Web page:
Michelle: The cardiologist did another scan today. It looked as if there was a very minor improvement in Conor’s heart functionality. Ever cautious, the cardiologist noted that it was “nothing to write home about”. The doctors remained guardedly optimistic that he had a fighting chance.
While the anxiety remained, hope bloomed. Conor was sedated and would remain so, but he would wake every now and then.
Possibly one of the most traumatic memories for both Michael and myself is when he was crying. The crying was silent however due to the ventilator pipe in his throat. It was heart-breaking to watch my baby cry and not be able to do anything motherly about it, like cuddle him and love him. All I could do was stroke his head and tell him it would all be ok, even though I didn’t fully believe it would be.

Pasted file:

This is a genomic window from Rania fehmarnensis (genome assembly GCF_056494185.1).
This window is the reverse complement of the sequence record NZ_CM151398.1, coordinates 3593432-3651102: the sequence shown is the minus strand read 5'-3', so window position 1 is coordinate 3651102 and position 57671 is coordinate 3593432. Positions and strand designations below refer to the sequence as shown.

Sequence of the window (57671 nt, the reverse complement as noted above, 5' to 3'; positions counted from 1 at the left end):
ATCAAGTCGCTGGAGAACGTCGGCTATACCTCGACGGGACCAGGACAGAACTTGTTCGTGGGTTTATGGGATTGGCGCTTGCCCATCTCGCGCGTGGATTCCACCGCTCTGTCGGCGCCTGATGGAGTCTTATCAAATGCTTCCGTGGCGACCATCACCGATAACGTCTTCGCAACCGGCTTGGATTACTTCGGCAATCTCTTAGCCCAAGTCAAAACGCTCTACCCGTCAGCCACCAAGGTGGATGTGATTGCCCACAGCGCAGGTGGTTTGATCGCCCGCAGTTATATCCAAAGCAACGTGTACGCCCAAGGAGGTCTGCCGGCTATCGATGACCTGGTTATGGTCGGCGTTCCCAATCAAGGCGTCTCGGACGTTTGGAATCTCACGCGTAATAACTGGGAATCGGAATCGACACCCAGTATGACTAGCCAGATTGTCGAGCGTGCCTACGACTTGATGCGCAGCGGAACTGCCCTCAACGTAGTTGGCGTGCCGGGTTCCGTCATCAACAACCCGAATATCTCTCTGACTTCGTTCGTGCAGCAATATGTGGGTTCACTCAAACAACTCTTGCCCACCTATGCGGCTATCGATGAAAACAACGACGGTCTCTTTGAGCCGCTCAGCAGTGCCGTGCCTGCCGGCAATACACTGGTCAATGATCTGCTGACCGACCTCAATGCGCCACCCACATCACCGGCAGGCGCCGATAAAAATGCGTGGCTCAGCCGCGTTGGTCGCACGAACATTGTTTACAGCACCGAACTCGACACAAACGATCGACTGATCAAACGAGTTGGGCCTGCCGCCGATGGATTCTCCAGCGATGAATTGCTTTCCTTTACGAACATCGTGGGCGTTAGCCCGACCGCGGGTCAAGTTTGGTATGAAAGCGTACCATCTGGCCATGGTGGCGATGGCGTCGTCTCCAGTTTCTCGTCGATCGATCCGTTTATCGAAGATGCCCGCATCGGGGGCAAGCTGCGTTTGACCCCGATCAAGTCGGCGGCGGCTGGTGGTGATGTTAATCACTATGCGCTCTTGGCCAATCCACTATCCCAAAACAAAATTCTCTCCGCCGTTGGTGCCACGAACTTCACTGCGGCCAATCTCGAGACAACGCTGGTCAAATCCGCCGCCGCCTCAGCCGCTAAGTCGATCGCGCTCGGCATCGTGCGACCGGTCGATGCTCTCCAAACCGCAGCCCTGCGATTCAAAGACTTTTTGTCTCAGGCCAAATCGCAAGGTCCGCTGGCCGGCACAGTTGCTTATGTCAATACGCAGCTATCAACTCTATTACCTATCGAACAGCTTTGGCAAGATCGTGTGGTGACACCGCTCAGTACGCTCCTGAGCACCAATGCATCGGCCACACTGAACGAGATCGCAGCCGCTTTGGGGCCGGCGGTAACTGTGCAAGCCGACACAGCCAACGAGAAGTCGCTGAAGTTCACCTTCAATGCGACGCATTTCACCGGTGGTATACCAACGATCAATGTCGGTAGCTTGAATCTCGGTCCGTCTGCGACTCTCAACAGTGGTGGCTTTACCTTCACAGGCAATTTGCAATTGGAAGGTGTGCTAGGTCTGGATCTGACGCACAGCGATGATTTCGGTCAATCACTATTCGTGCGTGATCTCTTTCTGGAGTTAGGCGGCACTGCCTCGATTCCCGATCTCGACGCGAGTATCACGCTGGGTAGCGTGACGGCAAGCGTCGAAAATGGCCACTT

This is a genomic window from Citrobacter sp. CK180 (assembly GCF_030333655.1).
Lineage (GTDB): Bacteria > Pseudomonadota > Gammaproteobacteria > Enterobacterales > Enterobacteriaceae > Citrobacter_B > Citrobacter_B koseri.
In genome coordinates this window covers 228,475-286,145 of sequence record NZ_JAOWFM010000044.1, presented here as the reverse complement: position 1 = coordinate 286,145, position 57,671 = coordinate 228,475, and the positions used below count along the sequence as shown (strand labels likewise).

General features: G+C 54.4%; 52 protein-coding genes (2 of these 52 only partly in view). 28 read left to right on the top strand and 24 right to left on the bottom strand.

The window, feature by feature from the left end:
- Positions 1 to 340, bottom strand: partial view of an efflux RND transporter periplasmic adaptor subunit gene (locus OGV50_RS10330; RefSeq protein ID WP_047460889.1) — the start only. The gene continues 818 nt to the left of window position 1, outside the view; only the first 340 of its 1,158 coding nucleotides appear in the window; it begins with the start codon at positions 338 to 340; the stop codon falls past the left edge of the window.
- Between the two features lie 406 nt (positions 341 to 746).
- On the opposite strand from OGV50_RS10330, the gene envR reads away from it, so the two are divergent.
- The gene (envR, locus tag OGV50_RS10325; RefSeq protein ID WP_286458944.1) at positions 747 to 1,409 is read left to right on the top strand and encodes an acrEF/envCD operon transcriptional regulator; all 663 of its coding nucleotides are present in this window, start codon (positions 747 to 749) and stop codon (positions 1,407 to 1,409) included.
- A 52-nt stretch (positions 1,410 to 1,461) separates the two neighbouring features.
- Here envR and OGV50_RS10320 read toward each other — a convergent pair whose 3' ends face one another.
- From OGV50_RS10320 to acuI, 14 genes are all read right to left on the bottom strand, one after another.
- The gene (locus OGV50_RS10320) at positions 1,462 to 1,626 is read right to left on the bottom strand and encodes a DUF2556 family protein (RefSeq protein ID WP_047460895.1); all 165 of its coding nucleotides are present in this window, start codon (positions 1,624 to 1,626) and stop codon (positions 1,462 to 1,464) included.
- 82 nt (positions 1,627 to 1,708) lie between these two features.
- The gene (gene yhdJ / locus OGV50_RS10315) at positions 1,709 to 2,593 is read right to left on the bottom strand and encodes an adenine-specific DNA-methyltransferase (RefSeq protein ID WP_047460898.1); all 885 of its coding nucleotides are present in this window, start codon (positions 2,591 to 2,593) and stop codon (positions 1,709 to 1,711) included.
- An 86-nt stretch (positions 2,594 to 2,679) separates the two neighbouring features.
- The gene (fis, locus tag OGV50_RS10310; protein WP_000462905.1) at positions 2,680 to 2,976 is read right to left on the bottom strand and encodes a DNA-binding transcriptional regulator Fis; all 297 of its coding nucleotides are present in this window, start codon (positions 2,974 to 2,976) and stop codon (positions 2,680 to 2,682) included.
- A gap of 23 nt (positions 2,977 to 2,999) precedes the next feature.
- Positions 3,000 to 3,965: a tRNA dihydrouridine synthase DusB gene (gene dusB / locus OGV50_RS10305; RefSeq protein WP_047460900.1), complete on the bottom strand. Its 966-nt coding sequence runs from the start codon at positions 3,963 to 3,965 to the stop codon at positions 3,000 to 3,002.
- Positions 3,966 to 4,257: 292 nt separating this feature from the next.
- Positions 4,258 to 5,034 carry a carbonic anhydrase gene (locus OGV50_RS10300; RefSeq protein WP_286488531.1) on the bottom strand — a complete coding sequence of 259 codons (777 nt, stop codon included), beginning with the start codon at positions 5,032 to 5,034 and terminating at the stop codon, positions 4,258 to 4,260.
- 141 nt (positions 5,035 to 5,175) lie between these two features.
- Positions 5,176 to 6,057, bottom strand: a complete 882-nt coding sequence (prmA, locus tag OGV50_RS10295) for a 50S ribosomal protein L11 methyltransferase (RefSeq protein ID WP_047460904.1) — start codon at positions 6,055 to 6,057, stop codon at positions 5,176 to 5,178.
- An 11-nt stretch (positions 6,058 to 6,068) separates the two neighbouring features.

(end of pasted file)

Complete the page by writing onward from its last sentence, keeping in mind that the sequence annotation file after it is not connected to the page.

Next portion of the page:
Michael: I spoke previously about keeping a routine going, this has not changed, just the routine itself has changed. This hospital has very limited visited hours, understandable being a specialist CTICU. We cram in everything else in the time in between, as we have an hour in the morning, an hour in the afternoon and half an hour at night.
You start recognising faces of other parents that have their kids in CTICU. You don’t realise it until so much later, how brave everybody is. The routine of washing hands, then using antibacterial gel (a smell you never forget).
The latest scan shows an improvement, the first sign of something going the right way. We cling onto that, although we are reminded that he not out of the woods by any means, but an improvement nevertheless.